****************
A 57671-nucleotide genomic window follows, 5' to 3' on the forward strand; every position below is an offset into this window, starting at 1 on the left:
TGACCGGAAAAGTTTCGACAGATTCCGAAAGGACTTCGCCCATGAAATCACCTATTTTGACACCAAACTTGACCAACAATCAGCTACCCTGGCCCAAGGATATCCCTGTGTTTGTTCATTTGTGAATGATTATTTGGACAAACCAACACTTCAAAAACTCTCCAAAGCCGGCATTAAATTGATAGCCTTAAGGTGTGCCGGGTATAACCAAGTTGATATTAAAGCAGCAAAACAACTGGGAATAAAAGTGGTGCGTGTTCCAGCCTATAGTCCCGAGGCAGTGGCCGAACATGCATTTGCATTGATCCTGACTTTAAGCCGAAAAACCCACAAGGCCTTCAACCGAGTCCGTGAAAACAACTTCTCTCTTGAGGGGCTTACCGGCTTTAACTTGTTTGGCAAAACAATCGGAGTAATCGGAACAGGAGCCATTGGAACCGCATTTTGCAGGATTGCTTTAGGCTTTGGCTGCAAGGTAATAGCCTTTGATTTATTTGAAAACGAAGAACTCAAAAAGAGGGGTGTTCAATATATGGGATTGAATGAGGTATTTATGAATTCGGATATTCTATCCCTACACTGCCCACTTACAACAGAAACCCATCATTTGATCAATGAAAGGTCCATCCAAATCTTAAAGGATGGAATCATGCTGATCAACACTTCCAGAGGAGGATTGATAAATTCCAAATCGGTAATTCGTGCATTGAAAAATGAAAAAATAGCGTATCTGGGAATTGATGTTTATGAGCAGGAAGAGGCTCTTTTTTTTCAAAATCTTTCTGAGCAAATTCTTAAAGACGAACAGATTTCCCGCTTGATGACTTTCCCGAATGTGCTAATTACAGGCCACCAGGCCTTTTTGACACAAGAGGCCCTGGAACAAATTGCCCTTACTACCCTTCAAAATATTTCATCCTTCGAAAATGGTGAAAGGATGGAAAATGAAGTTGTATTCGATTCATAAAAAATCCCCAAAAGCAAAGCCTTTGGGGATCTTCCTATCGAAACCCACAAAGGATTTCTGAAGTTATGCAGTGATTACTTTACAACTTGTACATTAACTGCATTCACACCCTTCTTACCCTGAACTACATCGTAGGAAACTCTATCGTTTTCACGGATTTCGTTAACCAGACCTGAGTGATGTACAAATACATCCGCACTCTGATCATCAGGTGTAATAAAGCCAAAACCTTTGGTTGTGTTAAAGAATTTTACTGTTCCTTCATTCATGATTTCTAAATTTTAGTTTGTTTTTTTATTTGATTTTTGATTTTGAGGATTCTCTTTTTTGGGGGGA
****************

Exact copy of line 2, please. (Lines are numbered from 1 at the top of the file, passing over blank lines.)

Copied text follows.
TGACCGGAAAAGTTTCGACAGATTCCGAAAGGACTTCGCCCATGAAATCACCTATTTTGACACCAAACTTGACCAACAATCAGCTACCCTGGCCCAAGGATATCCCTGTGTTTGTTCATTTGTGAATGATTATTTGGACAAACCAACACTTCAAAAACTCTCCAAAGCCGGCATTAAATTGATAGCCTTAAGGTGTGCCGGGTATAACCAAGTTGATATTAAAGCAGCAAAACAACTGGGAATAAAAGTGGTGCGTGTTCCAGCCTATAGTCCCGAGGCAGTGGCCGAACATGCATTTGCATTGATCCTGACTTTAAGCCGAAAAACCCACAAGGCCTTCAACCGAGTCCGTGAAAACAACTTCTCTCTTGAGGGGCTTACCGGCTTTAACTTGTTTGGCAAAACAATCGGAGTAATCGGAACAGGAGCCATTGGAACCGCATTTTGCAGGATTGCTTTAGGCTTTGGCTGCAAGGTAATAGCCTTTGATTTATTTGAAAACGAAGAACTCAAAAAGAGGGGTGTTCAATATATGGGATTGAATGAGGTATTTATGAATTCGGATATTCTATCCCTACACTGCCCACTTACAACAGAAACCCATCATTTGATCAATGAAAGGTCCATCCAAATCTTAAAGGATGGAATCATGCTGATCAACACTTCCAGAGGAGGATTGATAAATTCCAAATCGGTAATTCGTGCATTGAAAAATGAAAAAATAGCGTATCTGGGAATTGATGTTTATGAGCAGGAAGAGGCTCTTTTTTTTCAAAATCTTTCTGAGCAAATTCTTAAAGACGAACAGATTTCCCGCTTGATGACTTTCCCGAATGTGCTAATTACAGGCCACCAGGCCTTTTTGACACAAGAGGCCCTGGAACAAATTGCCCTTACTACCCTTCAAAATATTTCATCCTTCGAAAATGGTGAAAGGATGGAAAATGAAGTTGTATTCGATTCATAAAAAATCCCCAAAAGCAAAGCCTTTGGGGATCTTCCTATCGAAACCCACAAAGGATTTCTGAAGTTATGCAGTGATTACTTTACAACTTGTACATTAACTGCATTCACACCCTTCTTACCCTGAACTACATCGTAGGAAACTCTATCGTTTTCACGGATTTCGTTAACCAGACCTGAGTGATGTACAAATACATCCGCACTCTGATCATCAGGTGTAATAAAGCCAAAACCTTTGGTTGTGTTAAAGAATTTTACTGTTCCTTCATTCATGATTTCTAAATTTTAGTTTGTTTTTTTATTTGATTTTTGATTTTGAGGATTCTCTTTTTTGGGGGGA